The various writers who have occupied the role of Ms Tips (like Doctor Who actors) have always delighted in sharing the little, seemingly insignificant snippets of information that cross their desks, which quietly and ultimately point to something much bigger. Across 2015, she kept an eagle eye on the doings of Malcolm Turnbull as he built towards his coup d’etat of then prime minister Tony Abbott.

FEB 18, 2015

#Malcolmwatch. After he appeared on Q&A wearing a salmon tie (or is it peach? It’s not blue, anyway), we’ve all hyper-vigilant for any sign that Malcolm Turnbull is secretly mounting a challenge to Prime Minister Tony Abbott. Now another tipster is seeing signs of a leadership challenge — Turnbull is paying for Facebook advertising to put his face in more newsfeeds.

While it’s not unusual for politicians to spruik their pages like this, the timing is interesting. Ms Tips thinks Turnbull’s fancy font is very Point Piper, but the Communications Minister tweeted photos of himself on public transport again this morning, to remind us he is a man of the people.


AUG 25, 2015

Malcolm for PM? Former Liberal NSW MP and former Liberal Party treasurer and founder of the Millennium Forum Michael Yabsley is spruiking his friend, Communications Minister Malcolm Turnbull, as the guest speaker at his Wombat Hollow Forum next month, and the write-up seems to hint that leadership chatter is not at all put to bed:

Rarely if ever have the life and times of an Australian citizen been so closely scrutinised and so keenly anticipated as that of Malcolm Turnbull.

From scholar to journalist to barrister to businessman to parliamentarian and political leader, the eyes of the nation have been on Malcolm Turnbull for a generation.

All the signs are that the level of scrutiny and anticipation are about to go into overdrive again.

Wombat Hollow, a property in the Southern Highlands, is also known for Yabsley’s bespoke lamps, which he builds himself. Maybe he’s hoping Turnbull will see the light?

SEP 07, 2015

WA Today hoping for Malcolm? A tipster tells us that the most popular articles on WA Today, Fairfax’s West Australian wing, on Saturday included two articles that are almost six years old. The most popular article ran with the headline “Abbott quits as new leadership revolt escalates”, and the third most popular was also “Abbott quits as new leadership revolt escalates”.

While the average reader who spent a day away from the news might have clicked in shock, both were actually links to pieces from 2009, when Malcolm Turnbull faced frontbench resignations over his climate change policy. A Twitter search shows that one of the pieces has been trending on the site off and on for almost two weeks. What could be behind the nostalgia resurgence?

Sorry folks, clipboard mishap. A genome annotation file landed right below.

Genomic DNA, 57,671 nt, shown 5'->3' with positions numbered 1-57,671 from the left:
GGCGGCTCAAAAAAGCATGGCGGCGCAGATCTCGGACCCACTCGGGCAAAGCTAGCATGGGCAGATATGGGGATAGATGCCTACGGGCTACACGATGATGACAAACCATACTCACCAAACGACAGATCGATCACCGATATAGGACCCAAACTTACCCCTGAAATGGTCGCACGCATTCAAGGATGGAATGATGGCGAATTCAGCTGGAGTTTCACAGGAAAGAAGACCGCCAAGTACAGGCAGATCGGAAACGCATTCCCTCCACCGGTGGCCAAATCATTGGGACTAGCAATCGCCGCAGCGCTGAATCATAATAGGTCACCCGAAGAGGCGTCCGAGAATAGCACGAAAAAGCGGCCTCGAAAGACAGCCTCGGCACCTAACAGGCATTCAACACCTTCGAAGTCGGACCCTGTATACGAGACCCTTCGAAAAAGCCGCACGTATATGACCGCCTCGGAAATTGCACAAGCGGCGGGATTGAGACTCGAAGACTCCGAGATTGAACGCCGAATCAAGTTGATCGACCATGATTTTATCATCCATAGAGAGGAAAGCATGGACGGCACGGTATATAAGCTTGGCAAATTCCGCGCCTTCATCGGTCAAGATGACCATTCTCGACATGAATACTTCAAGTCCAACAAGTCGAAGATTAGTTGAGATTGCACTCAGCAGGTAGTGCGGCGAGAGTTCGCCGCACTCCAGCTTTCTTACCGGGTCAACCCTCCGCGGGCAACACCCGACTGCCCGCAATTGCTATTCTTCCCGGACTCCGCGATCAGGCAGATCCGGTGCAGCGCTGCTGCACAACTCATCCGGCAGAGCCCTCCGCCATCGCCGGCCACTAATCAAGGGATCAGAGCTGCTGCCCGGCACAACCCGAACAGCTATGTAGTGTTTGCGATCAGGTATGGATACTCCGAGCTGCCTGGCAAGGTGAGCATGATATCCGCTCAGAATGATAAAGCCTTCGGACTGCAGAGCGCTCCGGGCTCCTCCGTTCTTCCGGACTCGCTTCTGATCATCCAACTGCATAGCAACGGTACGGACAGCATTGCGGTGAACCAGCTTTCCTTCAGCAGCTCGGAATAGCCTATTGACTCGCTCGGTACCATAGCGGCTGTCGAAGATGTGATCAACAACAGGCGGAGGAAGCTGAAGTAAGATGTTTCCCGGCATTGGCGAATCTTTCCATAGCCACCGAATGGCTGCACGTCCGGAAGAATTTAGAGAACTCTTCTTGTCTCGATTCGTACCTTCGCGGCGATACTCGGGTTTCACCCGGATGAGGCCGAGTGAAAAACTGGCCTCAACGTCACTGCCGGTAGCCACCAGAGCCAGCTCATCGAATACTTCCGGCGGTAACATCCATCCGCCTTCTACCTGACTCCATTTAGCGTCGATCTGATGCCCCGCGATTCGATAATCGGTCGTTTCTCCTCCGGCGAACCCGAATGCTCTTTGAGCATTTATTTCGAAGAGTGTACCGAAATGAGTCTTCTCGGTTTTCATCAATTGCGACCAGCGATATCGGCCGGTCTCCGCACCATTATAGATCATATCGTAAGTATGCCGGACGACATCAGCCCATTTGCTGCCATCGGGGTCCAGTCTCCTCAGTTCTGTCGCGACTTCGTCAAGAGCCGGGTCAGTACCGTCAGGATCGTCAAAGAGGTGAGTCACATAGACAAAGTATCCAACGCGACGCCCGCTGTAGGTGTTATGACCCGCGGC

OCT 09, 2015

Malcolm changes his mind. Going from opposition into government, however enjoyable, can be rather fraught for politicians because of the sudden reversals that they need to make on policies enthusiastically spruiked or opposed when they were on the other side of the chamber.

Behold Malcolm Turnbull — harsh critic of data retention in 2012 while in opposition, transformed into the lead minister on the introduction of mass surveillance in government. And sadly Malcolm has not merely had to switch policy positions, it appears he’s undergone a sea-change on the efficacy of cost-benefit analyses to government policy. Readers will recall Turnbull was a determined advocate of getting the Productivity Commission to conduct a full-scale cost-benefit analysis of the NBN when in opposition — indeed, he even introduced a private member’s bill to that effect.

What good would a CBA by the hardheads at the PC have done? “I think if the Productivity Commission gave us a very big tick, it would be incredibly persuasive and I think most people would expect everybody to support it then — that would be incredibly persuasive,” Turnbull told SBS at the time.

Fast forward a couple of years, however, and Turnbull apparently no longer cares for PC assessments: his office has ruled out asking the PC to conduct an analysis of the Trans-Pacific Partnership, despite the chairman of the PC, Peter Harris, calling for such an analysis back in July. Then again, Harris was the reason Turnbull eventually abandoned a CBA of the broadband project after the election — the new minister thought there was an issue with Harris having been secretary of communications when the NBN was being rolled out.

No such problem exists with Harris now regarding the TPP — but for some reason Turnbull prefers the “national interest analysis” of the TPP that will be prepared for the Treaties Committee when it considers the deal. Who’ll prepare the NIA? The very DFAT bureaucrats who negotiated the deal. Makes Harris’s faux-conflict of interest over the NBN look fairly trivial, eh, Prime Minister?